Protein…Are We Eating Too Much?

— Written By N.C. Cooperative Extension

Special contribution written by Megan Hamrick, intern with Solmaz Institute Dietetic Internship of Lenoir-Rhyne University:

You’ve read it on the internet, you’ve seen it in the news, and you’ve most likely made a list of high protein snacks and meal ideas. Protein has taken over the nutrition spotlight recently and is seen by many as the key component in weight loss and weight maintenance. Protein is one of the three macronutrients. Macronutrients are dietary components that the body uses in high amounts in order to function. The three types of macronutrients are carbohydrates, fats, and proteins. Protein helps to repair any damage to cells and assists in making new cells. We also need certain types of proteins in our diet, called essential amino acids, that our bodies are unable to produce on their own.

So how much protein do we really need?

The westernized American diet gets more than enough protein on a day to day basis. The RDA (recommended dietary allowance) is slightly different for everyone – 0.8 grams per kilogram of body weight. Calorie wise, 10-30% of our calories should come from protein. This doesn’t seem like much in the grand scheme of things. For example, someone who is 150 pounds would need about 54 grams of protein a day. This is calculated by converting pounds to kg. 150 pounds = 68 kilograms. Multiply the weight in kilogram by 0.8 and your protein needs are calculated for the day. On average, women need about 45 grams of protein a day while men need about 55 grams of protein a day.

Why are we loading up on the protein shakes, bars, and snacks?

There are certain situations where more protein is needed – high endurance athletes, end stage kidney disease, older adults. The needs of adults over the age of 50 increase to about 1 gram of protein per kg of body weight. This is because of sarcopenia, the loss of muscle mass as the human body ages. The average person should be looking at a more balanced diet. Protein is an important part of a balanced diet, but along with the inclusion of whole grains, low fat dairy, fruits and vegetables. One reason why we eat so much protein in the American diet is because our portion sizes, for every food group, have gone to the way-side. Myplate is a great visual and shows us that protein should be taking up about ¼ of our plate at each meal.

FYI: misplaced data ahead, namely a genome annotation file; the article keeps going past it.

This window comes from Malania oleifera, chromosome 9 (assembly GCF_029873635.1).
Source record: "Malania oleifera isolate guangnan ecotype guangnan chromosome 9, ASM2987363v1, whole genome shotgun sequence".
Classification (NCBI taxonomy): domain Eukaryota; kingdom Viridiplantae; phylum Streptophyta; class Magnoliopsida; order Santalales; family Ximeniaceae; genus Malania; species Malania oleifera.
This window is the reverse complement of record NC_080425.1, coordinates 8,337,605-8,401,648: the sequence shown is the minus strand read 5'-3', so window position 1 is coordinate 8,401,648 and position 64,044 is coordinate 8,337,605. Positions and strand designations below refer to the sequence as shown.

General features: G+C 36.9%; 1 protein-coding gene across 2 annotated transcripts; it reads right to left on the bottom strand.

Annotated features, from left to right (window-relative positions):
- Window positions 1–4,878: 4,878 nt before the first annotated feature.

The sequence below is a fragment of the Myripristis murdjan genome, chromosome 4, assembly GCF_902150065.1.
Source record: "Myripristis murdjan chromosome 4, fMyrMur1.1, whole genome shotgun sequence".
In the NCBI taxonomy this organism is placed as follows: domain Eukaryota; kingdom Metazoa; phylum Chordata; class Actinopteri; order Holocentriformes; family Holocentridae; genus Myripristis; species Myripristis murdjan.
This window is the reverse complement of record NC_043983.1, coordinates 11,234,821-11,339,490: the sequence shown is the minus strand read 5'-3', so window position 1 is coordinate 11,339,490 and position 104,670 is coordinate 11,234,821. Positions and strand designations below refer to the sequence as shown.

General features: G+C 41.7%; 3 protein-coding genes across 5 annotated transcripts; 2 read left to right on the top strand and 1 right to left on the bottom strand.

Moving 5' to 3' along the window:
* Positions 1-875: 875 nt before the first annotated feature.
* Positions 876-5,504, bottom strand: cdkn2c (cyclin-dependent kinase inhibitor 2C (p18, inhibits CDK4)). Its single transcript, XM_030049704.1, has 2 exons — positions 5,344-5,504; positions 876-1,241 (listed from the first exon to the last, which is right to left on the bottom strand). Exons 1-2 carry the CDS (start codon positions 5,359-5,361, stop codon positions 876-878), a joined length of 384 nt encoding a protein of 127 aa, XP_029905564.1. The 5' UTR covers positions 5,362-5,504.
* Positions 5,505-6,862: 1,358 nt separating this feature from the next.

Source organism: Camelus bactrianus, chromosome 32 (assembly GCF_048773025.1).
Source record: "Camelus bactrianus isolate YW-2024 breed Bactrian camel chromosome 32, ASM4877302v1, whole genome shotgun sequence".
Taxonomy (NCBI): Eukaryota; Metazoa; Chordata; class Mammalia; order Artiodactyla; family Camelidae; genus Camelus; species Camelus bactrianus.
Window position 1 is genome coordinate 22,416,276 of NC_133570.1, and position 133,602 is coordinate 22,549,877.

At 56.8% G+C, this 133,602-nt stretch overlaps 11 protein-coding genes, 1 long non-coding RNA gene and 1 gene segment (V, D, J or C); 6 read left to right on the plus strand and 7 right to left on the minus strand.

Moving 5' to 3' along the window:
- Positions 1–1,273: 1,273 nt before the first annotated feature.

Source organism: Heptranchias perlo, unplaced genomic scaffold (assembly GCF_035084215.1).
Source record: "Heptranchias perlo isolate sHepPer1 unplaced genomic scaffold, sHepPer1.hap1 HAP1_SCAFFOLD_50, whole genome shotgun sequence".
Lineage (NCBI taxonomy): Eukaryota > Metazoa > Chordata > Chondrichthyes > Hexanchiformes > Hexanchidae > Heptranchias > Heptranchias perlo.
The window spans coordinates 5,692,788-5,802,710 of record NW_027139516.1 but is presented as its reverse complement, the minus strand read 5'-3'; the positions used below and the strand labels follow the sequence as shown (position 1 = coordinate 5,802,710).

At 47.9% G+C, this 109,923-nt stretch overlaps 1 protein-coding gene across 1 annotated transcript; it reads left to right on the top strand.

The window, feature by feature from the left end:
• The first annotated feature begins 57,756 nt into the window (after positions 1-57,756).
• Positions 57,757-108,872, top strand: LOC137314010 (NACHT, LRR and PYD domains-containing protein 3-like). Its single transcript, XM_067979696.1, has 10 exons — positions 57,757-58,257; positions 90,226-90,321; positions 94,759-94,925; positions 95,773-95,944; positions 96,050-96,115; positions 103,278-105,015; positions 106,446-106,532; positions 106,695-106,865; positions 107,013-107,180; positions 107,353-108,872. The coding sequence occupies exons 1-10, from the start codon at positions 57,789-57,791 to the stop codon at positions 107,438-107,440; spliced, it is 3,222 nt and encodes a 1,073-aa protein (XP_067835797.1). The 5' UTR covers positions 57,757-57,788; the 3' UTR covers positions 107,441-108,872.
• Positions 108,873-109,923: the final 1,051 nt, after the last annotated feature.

Measuring your food and watching serving sizes is a great way to keep track of how many ounces of protein you are consuming.

You’ll want to be eating 5-6 ounces a day and choose from a variety of sources. A few examples of good sources of protein include lean cuts of meat such as chicken, turkey, and fish, low fat dairy products, nuts, seeds, beans and lentils. One ounce of protein rich foods contain about 7 gram of protein. A few examples of one ounce equivalents are 1 egg, ¼ cup of beans, 1 tablespoon of nut butter, or one slice of sandwich meat. Another common serving size for meat is 3 ounces which is about the size of the palm of your hand. Check the nutrition facts label for how many grams of protein are found in the product per serving size.

Yes, protein is an important macronutrient in our diet but we can’t forget to include the other two. Fat and carbohydrates are important for us as well. Carbohydrates are our bodies main source of energy fuel. Try to aim for 6 to 7 ounces a day. Make at least half of your grains (3 to 4 ounces) whole grain and the fiber found in whole grains will help tide you over from meal to meal. One slice of bread, ½ cup cooked oatmeal, 3 cups plain popcorn, or ½ cup of rice or pasta is equal to a one ounce serving. Fat helps us absorb the fat soluble vitamins and also provides us with essential fatty acids. Choose healthy fats, such as polyunsaturated and monounsaturated, to provide your body with nutrients and heart health benefits. Healthy fats can be found in nuts, olive or canola oil, avocado, and fish. Try to limit saturated fats as much as possible and avoid trans fats all together. Saturated fat is found in fatty meats such as beef and pork, dairy products, and coconut and palm oil. Trans fat can be found in many processed foods such as candy bars, snack foods, and fried foods.

A nutrient dense, balanced diet will allow you receive a variety of nutrients and keep your body running like it should. By focusing on a high protein diet, we have allowed our intake of other food groups to decrease. Practice moderation, portion control, and a variety of smart food choices and your body will be receiving the nutrients it needs to keep you at your healthiest!

Updated on Oct 19, 2017
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